Colorectal cancer screening should start at age 50

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Colorectal adenomas, the precursor polyps in virtually all colorectal cancers, occur infrequently in younger adults, but the rate sharply increases after age 50. The study results, published online in Clinical Gastroenterology and Hepatology, further emphasize the importance of colonoscopies for the prevention of colorectal cancer beginning at age 50.

"While colorectal polyps are rare in adults aged 30 to 50, our study reveals an increase in polyp prevalence with age and a dramatic increase in colorectal adenoma incidence occurring in adults over the age of 50," said Francis M. Giardiello, MD, of the John Hopkins University and lead author of the study. "Understanding the natural occurrence of colorectal polyps, especially in younger adults, is important to the development of colorectal cancer prevention strategies.”

In March 2008, the American Cancer Society adopted virtual colonoscopy as an option for colorectal cancer screening and prevention in average-risk adults age 50 years and older and recommended that this population receive the procedure once every five years.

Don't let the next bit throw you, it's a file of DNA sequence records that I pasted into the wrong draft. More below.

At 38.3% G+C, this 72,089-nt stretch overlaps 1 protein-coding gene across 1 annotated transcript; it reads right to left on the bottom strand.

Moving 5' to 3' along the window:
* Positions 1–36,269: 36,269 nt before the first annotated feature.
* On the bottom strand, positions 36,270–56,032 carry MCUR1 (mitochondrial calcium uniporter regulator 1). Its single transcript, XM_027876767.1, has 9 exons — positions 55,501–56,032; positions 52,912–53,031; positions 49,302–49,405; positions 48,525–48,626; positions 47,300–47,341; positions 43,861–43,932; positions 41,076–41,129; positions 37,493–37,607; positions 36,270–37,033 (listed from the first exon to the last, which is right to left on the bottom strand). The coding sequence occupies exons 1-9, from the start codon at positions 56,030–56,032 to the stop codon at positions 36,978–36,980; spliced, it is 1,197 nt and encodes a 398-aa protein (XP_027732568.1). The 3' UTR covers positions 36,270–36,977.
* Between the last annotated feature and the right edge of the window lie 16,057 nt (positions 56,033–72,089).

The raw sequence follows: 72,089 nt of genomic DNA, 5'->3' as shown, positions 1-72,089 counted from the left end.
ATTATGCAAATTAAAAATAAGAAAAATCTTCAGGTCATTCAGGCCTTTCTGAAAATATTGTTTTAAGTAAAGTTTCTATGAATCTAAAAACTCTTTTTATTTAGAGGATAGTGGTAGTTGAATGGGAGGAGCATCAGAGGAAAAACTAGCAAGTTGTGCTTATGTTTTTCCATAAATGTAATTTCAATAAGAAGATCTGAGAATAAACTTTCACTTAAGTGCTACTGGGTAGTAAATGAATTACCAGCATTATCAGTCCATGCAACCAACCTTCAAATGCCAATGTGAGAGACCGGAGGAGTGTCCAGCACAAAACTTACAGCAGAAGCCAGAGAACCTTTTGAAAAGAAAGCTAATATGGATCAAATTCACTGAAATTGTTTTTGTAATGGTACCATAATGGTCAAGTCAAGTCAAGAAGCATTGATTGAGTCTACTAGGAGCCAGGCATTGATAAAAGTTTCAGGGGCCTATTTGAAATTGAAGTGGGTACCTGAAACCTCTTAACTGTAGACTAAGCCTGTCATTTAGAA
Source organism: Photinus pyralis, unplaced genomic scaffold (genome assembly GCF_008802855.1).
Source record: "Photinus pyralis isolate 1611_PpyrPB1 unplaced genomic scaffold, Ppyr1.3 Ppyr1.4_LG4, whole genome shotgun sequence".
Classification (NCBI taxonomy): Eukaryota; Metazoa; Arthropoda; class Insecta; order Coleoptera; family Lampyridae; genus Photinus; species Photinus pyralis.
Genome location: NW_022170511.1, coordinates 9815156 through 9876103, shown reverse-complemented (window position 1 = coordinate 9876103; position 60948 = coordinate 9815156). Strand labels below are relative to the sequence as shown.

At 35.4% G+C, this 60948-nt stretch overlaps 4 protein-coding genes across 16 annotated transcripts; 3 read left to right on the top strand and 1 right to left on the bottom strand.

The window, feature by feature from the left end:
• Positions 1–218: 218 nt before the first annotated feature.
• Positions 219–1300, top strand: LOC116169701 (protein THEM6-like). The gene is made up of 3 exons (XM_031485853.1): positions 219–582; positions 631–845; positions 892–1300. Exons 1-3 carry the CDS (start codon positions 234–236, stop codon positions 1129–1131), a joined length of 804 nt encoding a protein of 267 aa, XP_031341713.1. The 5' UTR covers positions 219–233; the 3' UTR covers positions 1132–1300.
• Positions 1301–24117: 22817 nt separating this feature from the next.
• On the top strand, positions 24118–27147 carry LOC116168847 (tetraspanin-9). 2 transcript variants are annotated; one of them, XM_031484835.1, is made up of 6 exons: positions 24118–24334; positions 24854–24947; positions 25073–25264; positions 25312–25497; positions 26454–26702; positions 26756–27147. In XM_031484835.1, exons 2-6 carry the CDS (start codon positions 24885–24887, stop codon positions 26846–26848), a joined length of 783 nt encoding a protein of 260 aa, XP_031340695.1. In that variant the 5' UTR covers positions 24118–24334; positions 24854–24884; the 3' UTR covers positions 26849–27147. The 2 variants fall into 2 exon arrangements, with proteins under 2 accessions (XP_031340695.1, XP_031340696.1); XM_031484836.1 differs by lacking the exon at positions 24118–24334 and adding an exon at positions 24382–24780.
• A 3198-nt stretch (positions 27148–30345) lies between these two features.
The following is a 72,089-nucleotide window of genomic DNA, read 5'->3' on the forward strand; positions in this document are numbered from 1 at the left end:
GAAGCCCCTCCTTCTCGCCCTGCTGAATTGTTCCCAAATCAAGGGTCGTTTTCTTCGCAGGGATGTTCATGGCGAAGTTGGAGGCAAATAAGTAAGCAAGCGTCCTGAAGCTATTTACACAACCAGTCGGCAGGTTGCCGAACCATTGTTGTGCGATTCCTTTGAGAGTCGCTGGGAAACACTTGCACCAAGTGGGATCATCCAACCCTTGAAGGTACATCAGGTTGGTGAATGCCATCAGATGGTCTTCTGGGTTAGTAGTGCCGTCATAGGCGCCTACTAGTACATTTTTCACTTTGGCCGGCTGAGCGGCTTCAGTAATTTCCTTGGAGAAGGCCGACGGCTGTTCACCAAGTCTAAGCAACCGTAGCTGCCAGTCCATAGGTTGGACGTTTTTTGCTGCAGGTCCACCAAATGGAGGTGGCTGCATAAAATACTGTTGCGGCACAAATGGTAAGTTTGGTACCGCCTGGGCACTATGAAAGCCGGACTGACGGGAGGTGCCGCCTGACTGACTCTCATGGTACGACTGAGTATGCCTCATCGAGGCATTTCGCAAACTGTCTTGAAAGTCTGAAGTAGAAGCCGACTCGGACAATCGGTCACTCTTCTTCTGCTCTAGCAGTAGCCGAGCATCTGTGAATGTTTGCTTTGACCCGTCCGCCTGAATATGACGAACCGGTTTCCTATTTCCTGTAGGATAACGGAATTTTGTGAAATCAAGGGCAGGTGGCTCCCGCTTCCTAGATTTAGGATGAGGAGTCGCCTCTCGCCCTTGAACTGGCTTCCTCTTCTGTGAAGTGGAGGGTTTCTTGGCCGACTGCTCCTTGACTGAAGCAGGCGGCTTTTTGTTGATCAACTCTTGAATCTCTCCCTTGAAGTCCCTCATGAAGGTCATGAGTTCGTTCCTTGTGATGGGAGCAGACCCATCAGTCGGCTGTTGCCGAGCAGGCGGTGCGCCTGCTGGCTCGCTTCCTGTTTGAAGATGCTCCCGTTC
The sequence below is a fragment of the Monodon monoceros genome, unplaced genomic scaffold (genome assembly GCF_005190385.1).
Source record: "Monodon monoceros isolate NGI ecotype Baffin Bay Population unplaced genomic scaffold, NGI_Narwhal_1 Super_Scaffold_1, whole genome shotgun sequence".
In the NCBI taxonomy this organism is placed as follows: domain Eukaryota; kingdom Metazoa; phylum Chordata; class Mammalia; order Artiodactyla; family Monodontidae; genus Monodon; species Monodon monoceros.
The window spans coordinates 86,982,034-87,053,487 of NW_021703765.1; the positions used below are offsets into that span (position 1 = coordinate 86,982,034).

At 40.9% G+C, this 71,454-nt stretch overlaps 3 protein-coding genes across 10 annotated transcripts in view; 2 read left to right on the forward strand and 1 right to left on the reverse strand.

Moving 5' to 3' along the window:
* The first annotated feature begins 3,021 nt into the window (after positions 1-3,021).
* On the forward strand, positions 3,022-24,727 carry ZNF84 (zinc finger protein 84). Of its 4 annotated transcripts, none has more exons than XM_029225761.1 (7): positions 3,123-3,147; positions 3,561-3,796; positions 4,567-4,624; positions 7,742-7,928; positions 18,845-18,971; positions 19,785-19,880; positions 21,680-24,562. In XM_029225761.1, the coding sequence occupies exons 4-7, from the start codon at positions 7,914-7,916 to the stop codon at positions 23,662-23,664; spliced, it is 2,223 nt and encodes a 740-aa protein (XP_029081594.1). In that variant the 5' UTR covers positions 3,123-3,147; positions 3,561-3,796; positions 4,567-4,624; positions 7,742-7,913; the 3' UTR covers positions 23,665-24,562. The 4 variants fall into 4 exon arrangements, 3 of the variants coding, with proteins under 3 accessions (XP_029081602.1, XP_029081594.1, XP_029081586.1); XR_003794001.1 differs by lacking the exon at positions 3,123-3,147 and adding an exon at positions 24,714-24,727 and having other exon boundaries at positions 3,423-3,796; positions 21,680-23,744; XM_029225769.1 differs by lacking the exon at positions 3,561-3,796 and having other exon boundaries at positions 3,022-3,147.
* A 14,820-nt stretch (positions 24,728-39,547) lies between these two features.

The results of this study revealed the prevalence of colorectal polyps in younger adults increased from 1.72 to 3.59 percent from age 30 to 50. The rate sharply increased after age 50 with the prevalence of polyps ranging from 10.1 to 12.06 percent in the sixth and ninth decade, respectively. The study results quantified the number of adenomas typically found in people under the age of 50. The authors said it was important to note that those with two or more adenomas under 50 years of age represent unusual individuals, who might merit closer colonoscopic surveillance for subsequent adenoma development.

In younger adults, adenomas were more prevalent in Caucasians compared to African Americans; however, in older adults, the reverse was true. Regardless of age, adenomas were more prevalent in men than women.

In the general population, left-sided adenomas are most common, but among older adults (age 50 and older), who have more adenomas, there is a relatively greater prevalence of right-sided adenomas. African Americans in both age groups had predominately right-sided polyps, according to the researchers.

The study evaluated the large intestine of 3,558 autopsy subjects, aged 20 to 89, that had colorectal cancer undetected or unsuspected during life. Subjects were categorized by sex, race and age in 10 year groups. Location and number of colorectal adenomas detected was measured by using epidemiologic autopsy in individuals; results were standardized to the general population. The study's researchers evaluated the large intestine of 1,001 individuals undergoing necropsy between the ages of 20 and 49 for the presence of adenomas.